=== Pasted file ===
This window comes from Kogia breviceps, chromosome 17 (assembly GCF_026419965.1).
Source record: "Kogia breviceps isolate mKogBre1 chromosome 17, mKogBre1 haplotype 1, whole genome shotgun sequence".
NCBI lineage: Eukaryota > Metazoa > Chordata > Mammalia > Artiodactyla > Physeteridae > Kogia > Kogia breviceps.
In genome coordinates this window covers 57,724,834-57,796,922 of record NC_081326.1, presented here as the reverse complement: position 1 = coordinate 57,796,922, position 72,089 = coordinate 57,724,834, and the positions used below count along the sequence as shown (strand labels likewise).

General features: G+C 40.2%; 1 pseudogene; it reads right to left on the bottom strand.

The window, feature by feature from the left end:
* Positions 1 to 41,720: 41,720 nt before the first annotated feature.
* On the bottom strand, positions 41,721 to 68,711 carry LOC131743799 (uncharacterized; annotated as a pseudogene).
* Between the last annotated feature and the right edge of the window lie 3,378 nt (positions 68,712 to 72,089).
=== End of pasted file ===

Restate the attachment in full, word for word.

This window comes from Kogia breviceps, chromosome 17 (assembly GCF_026419965.1).
Source record: "Kogia breviceps isolate mKogBre1 chromosome 17, mKogBre1 haplotype 1, whole genome shotgun sequence".
NCBI lineage: Eukaryota > Metazoa > Chordata > Mammalia > Artiodactyla > Physeteridae > Kogia > Kogia breviceps.
In genome coordinates this window covers 57,724,834-57,796,922 of record NC_081326.1, presented here as the reverse complement: position 1 = coordinate 57,796,922, position 72,089 = coordinate 57,724,834, and the positions used below count along the sequence as shown (strand labels likewise).

General features: G+C 40.2%; 1 pseudogene; it reads right to left on the bottom strand.

The window, feature by feature from the left end:
* Positions 1 to 41,720: 41,720 nt before the first annotated feature.
* On the bottom strand, positions 41,721 to 68,711 carry LOC131743799 (uncharacterized; annotated as a pseudogene).
* Between the last annotated feature and the right edge of the window lie 3,378 nt (positions 68,712 to 72,089).